Personal Directives, Alberta Goals of Care and the Green SleeveMay 17, 2014
Becoming A LawyerAugust 13, 2014
When parents separate, how much time and how involved should each parent be with the children?
This is a challenging area for parents, lawyers, mediators, counselors, and judges to deal with because the parents’ wants and needs are sometimes different than the children’s wants, needs, and best interests. It is difficult for parents in conflict to avoid using the children in a prideful power struggle with the other parent. What can help separated and divorcing parents in agreeing to a custody arrangement that is best for the children?
What is the law on parenting and custody after separation and divorce?
The Divorce Act governs custody decisions made by the courts at divorce. The Divorce Act currently establishes that the best interests of the child are the paramount consideration in child custody cases. In other words, the rights of the parent are subordinate to the interests of the child. If unmarried parents separate, Alberta’s Family Law Act says that in all court decisions about guardianship and parenting, the court will only consider what is in the best interests of the child.
Bill C-560 was introduced as a private member’s bill to amend the Divorce Act to include the presumption that 50/50 or equal parenting time after separation is best, unless there is substantial evidence to show that unequal parenting time is better for the children. The proposed amendments focused on discouraging separated parents from relying so much on the courts to make parenting decisions, and promoted joint responsibility and joint decision making by parents in respect of ongoing child care, nurturing, and development. The Bill also emphasized that children’s interests are best served through maximal ongoing parental involvement with the child. However, it was defeated on May 28, 2014, because opponents of Bill C-560 thought that the proposed amendments would favour parental rights over children’s rights.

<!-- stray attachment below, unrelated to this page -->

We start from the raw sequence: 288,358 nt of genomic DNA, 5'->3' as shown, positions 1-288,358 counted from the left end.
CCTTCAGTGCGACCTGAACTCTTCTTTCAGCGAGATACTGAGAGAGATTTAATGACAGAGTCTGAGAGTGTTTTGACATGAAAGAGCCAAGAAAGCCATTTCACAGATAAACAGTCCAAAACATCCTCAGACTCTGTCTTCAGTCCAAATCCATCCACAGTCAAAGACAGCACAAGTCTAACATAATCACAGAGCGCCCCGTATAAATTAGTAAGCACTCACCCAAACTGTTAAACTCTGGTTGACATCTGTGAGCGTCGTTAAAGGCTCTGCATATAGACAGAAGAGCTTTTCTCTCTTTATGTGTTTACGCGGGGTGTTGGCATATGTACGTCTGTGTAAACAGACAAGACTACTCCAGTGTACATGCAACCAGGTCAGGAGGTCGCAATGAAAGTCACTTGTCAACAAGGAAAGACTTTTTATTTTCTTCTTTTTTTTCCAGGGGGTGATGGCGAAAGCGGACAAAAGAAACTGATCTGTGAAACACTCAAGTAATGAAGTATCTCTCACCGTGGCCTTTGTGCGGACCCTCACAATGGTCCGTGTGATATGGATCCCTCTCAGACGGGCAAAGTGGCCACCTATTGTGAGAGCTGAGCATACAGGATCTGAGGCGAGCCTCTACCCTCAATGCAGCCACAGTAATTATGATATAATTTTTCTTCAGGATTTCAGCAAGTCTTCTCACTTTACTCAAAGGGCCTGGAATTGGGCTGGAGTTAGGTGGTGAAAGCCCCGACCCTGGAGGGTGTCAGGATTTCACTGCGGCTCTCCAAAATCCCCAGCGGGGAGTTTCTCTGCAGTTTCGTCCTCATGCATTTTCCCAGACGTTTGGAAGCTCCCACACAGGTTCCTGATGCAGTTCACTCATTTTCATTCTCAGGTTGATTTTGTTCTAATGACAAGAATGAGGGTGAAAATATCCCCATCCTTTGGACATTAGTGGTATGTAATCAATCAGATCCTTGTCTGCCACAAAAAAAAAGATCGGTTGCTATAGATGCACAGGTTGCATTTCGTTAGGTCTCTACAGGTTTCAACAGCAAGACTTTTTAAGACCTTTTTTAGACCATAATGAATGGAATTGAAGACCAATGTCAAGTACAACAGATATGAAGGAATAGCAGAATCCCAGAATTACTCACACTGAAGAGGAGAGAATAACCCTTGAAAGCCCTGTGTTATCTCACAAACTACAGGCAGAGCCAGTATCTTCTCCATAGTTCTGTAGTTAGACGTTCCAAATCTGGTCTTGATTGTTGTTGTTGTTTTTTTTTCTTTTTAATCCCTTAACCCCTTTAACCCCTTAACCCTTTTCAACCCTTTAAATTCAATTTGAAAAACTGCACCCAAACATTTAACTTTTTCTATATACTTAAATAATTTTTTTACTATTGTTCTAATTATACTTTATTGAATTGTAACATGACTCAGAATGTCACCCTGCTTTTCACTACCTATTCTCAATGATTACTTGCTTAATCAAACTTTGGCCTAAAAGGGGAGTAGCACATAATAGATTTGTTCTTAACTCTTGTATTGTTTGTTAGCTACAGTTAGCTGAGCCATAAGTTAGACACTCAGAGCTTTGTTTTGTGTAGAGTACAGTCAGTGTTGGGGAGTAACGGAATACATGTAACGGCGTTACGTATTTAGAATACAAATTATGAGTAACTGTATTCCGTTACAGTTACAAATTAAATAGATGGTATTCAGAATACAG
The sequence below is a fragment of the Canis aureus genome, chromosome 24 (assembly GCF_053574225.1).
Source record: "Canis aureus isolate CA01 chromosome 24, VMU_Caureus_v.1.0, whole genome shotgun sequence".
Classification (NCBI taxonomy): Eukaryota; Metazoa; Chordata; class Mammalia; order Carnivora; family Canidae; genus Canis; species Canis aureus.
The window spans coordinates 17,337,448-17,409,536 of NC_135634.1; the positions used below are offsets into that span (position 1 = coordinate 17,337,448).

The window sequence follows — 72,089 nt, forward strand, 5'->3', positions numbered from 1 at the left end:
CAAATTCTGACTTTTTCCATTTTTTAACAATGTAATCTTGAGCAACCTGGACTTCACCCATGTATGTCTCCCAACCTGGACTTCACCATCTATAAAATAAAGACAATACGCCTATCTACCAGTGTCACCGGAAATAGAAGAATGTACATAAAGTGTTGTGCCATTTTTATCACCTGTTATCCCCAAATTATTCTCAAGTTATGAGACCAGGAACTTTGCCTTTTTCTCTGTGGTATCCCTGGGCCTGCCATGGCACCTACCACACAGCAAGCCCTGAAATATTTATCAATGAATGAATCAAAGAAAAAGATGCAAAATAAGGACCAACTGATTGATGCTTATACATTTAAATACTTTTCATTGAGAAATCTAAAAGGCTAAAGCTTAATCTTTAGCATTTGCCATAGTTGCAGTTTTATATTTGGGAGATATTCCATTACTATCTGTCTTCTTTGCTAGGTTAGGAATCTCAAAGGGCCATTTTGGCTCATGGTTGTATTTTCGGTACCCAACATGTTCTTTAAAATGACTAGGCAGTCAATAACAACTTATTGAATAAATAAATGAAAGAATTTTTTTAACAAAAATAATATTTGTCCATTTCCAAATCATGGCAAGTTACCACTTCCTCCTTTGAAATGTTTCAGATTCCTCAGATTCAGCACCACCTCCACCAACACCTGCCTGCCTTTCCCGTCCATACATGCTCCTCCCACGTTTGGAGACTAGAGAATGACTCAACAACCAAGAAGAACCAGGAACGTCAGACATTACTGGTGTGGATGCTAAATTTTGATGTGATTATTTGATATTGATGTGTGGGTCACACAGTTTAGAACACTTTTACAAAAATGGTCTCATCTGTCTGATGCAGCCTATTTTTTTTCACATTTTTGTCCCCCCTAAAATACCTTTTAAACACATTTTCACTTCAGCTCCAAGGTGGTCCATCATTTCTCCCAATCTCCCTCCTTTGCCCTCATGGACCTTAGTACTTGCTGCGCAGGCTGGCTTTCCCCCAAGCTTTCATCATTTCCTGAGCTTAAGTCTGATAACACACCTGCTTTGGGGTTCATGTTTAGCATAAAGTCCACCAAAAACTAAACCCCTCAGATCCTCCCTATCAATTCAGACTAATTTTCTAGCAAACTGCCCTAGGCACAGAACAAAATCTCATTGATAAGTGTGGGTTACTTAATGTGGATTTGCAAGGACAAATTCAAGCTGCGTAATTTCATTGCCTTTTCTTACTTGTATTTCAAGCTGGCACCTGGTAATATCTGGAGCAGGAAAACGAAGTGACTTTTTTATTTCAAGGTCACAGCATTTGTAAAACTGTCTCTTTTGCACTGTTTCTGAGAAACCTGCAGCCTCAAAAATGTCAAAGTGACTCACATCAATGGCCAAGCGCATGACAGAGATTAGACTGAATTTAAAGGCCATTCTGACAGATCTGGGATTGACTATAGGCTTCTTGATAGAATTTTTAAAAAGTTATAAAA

Is equal parenting presumed by the courts to be best for children?
A court is not obliged to assume that equal parenting is best for the children. The defeat of Bill C-560 shows that Parliament decided that the only perspective to foster outcomes that are best for children is to require that the courts and parents focus solely on the children’s interests in making decisions.
There are no pre-set rules or assumptions used by the courts when deciding what is best for children after parents separate or divorce. However, the following questions are commonly asked of parents by lawyers, mediators, and counselors when assisting parents after separation to determine a new custody arrangement (parenting time, involvement and decision making) that is best for the children:
- What are the child’s physical, psychological and emotional needs at their particular age and stage of development?
- What is the history of care for child?
- What is the child’s cultural, linguistic, religious and spiritual upbringing and heritage so far?
- What are the child’s views and preferences?
- Has there been any family violence, and if so, how has it affected the child?
- To what degree are the parents willing to cooperate on issues affecting the child?
- What is the nature, strength, and stability of the relationship between the child and other people living with the child and with each parent?
- To what degree is each parent able and willing to care for and meet the needs of the child?
- To what degree is each parent able and willing to cooperate with the other parent on issues affecting the child?
- How will the child benefit from maintaining a meaningful relationship with each parent?
It is up to parents to discuss, negotiate, mediate, collaborate, or if necessary litigate a custody arrangement that will be best for their children. The New Ways for Families Program, available in Medicine Hat, helps parents learn the skills they need to make these types of decisions themselves, rather than relying on the Courts. Bob Dechert, Parliamentary Secretary to the Minister of Justice has said:
Unfortunately, at times divorce is unavoidable and happens quite frequently in our society. However, rather than turning to the courts and other adversarial processes to find a neat and tidy solution to an otherwise complex and messy situation, our government has taken the approach of encouraging and supporting both sides to find a mutually agreed upon resolution themselves.
If a parent charges into court demanding equal parenting time and decision making only because it is fair to them as a parent, they are likely to be defeated. As the defeat of Bill C-560 shows, what is most important in these situations is not what is fair to them, but rather what is best for the children.